There is method to this madness. It cuts down on faddishness and foolish course proliferation; a course must prove it has staying power, attraction for students, and a steady supply of instructors before it enters the regular course rotation. It allows low-risk curricular experimentation, without which curricula would stagnate even more than they do (and yes, the Loon acknowledges they can and sometimes do). It allows library schools to capitalize on once-only chances at prominent or otherwise useful adjunct instructors (this is partly how the Loon got her start teaching). Unfortunately, the result when examined from outside is an apparent curricular stagnation that may or may not be the real story. Researchers: please be conscientious about examining the history of topics courses when doing “count the course numbers” projects! Yes, this makes your research harder to conduct, but that’s better than telling implicit untruths.
The Loon encourages would-be change agents with an idea for a new course to approach a school or two (local if possible; otherwise, a school with a distance program) with a syllabus (skeletal is fine) and an offer to teach it as a topics course. Schools will often nibble at the bait! Do a good job teaching it, and the school will notice and try to sort out how to keep the course on the books.
As for degree requirements, which encompass the so-called “core curriculum”… these change rarely and en masse because of daunting bureaucratic hurdles to changing them, both within and outside the library school itself. They are the worst possible place for a would-be change agent to start! Even good suggestions will have to wait years for implementation! Leave these alone. “The core” is shrinking anyway.
ALA accreditation, curiously, has less impact on library-school curricula than one might think. Accreditors are less “you must teach foo, bar, baz, and quux” dogmatic than “do you teach what you claim you’re teaching, and do you do so to an acceptable standard of quality?” pragmatic. The Loon thinks that’s wise, on the whole. Curricular experimentation needs to happen Darwinianly across schools, as well as within individual schools, and a heavy hand from ALA would largely prevent that. So complaining to ALA will be less helpful than change agents would wish.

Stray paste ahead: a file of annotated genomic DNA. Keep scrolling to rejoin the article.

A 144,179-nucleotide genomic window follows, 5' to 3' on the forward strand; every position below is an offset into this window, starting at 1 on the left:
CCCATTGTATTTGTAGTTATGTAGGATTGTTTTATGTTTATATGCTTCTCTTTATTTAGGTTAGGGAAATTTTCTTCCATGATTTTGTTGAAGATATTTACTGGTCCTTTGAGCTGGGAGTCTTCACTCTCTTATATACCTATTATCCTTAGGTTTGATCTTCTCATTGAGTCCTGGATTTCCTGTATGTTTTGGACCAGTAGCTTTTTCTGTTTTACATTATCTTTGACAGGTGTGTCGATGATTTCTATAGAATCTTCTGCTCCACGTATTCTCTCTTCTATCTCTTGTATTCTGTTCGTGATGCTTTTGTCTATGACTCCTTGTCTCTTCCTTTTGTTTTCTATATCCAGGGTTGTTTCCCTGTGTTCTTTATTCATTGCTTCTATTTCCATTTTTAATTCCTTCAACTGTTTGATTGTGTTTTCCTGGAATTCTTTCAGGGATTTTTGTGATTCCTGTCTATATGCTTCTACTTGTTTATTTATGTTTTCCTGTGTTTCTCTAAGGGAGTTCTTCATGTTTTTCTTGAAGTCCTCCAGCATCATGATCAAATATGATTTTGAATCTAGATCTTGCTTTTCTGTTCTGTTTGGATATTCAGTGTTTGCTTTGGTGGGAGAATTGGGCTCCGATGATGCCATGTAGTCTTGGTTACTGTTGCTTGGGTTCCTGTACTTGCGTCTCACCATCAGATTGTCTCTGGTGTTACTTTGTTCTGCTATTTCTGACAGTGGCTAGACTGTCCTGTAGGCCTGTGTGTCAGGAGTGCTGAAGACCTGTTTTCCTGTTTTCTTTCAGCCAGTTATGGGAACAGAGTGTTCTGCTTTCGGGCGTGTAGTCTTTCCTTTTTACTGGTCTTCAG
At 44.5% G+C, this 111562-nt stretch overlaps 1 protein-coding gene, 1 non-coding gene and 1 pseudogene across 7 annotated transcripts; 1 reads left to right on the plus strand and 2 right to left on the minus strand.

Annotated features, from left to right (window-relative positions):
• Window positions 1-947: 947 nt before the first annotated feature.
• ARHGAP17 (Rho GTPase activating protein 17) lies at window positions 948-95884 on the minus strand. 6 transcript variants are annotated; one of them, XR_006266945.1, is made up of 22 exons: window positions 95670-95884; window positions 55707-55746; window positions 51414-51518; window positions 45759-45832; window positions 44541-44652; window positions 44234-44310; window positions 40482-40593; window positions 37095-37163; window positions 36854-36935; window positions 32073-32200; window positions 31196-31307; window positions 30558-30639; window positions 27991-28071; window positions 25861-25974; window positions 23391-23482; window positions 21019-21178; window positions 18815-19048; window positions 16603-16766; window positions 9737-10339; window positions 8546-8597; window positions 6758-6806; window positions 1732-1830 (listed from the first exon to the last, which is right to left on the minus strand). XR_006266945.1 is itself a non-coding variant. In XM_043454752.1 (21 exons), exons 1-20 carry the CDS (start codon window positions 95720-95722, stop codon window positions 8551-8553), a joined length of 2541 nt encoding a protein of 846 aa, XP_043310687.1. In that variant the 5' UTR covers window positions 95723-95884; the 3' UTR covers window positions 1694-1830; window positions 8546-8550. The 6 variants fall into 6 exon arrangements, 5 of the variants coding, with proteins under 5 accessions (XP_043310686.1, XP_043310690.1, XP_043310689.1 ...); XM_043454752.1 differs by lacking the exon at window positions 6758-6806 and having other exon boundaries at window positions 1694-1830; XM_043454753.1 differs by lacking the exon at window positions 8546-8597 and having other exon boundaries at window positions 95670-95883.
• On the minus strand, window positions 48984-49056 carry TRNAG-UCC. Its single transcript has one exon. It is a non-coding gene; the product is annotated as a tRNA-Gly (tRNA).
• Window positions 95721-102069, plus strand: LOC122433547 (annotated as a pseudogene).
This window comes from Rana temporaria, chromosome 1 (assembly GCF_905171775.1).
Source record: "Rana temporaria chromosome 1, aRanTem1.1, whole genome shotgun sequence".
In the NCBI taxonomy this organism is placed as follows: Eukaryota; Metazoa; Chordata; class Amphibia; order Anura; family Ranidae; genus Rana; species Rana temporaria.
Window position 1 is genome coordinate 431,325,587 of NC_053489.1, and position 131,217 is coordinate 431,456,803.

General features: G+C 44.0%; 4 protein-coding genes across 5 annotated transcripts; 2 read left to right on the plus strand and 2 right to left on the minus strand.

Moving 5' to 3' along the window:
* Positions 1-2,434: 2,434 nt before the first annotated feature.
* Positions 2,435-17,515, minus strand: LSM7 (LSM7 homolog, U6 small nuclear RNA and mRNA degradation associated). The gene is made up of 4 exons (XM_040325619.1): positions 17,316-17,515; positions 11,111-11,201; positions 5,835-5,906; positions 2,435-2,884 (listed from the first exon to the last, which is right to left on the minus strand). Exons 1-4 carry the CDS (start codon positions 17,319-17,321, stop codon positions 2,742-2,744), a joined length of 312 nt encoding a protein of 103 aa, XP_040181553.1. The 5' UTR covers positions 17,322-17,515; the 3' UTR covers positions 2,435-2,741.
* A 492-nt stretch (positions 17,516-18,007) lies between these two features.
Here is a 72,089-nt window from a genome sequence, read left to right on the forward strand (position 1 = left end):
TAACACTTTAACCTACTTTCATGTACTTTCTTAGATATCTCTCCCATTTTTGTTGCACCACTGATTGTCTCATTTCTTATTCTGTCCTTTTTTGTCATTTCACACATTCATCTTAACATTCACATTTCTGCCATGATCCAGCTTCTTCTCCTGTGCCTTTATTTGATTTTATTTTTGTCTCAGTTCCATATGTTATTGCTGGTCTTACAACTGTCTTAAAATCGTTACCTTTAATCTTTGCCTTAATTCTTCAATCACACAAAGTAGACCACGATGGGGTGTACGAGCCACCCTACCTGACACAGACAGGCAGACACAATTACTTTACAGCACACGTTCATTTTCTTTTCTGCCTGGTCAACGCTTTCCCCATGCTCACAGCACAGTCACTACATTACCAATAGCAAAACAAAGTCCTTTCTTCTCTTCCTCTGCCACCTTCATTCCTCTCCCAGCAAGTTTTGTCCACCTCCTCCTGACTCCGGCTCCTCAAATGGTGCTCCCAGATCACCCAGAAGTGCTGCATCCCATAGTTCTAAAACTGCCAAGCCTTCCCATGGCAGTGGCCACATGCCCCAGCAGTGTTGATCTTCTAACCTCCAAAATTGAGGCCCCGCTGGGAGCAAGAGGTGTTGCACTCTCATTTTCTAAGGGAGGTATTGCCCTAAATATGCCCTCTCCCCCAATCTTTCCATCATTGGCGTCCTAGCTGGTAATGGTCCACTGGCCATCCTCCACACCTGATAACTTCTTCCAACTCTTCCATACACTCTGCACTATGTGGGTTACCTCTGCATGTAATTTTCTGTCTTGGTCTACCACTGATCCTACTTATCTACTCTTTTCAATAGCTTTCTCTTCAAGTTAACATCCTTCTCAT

Before tying up this fearfully lengthy post, the Loon wishes to offer two mild suggestions for would-be change agents. The first is to ditch the “core curriculum” mentality in favor of helping courses necessary to a given professional specialty earn permanent numbers and regular spots in course rotations, such that any student going through a program who needs that content has a reasonable opportunity to take a course on it. It’s a fight both more effective and easier to win.
The second is to agitate for better LIS advising. The Loon says this somewhat shamefacedly, as advising is the hardest work she does and she knows she isn’t as good at it as she’d like to be. Nothing reduces the voluble and opinionated Loon to open-beaked silence more effectively than a complex advising issue.
Library school advising easily falls victim to its own variant on union-card syndrome. We advisors have been accustomed to thinking that it doesn’t matter that much what mix of courses a student takes; they’ll still have the degree, and that’s what matters. The Loon is here to say it matters, and it’s very easy for students to make poor choices unguided.
Students don’t come in knowing the details of library job markets (e.g. “want to work in an academic library? without another advanced degree and a research-methods course, you’re disadvantaged”). They haven’t read the three-bajillion job ads we have. They sometimes have weirdly distorted ideas of “library stuff” or “archive stuff” that leads them to bypass courses they need to double down on coursework in odd and unuseful (relative to their specific goals) corners of the curriculum—and it must be said that some of the frothing agitation in the literature over library-school curricula (especially core curricula) leads them astray.
Even with the best possible advising, students will miss courses they should take and take courses they shouldn’t. They do have free will, changes of heart, schedule conflicts, union-card mentalities, and areas of ignorance or stubborn apathy. (The Loon is still kicking herself about not taking research methods, but her advisor isn’t to blame.) From what she hears from students and recently-graduated professionals, however, the state of LIS advising generally is quite poor—or at the very least has pockets of dire badness.
Agitating to change that, the Loon believes, will help many more students than whacking futilely at the “core curriculum.”
- Another discourse change
- LIS and openness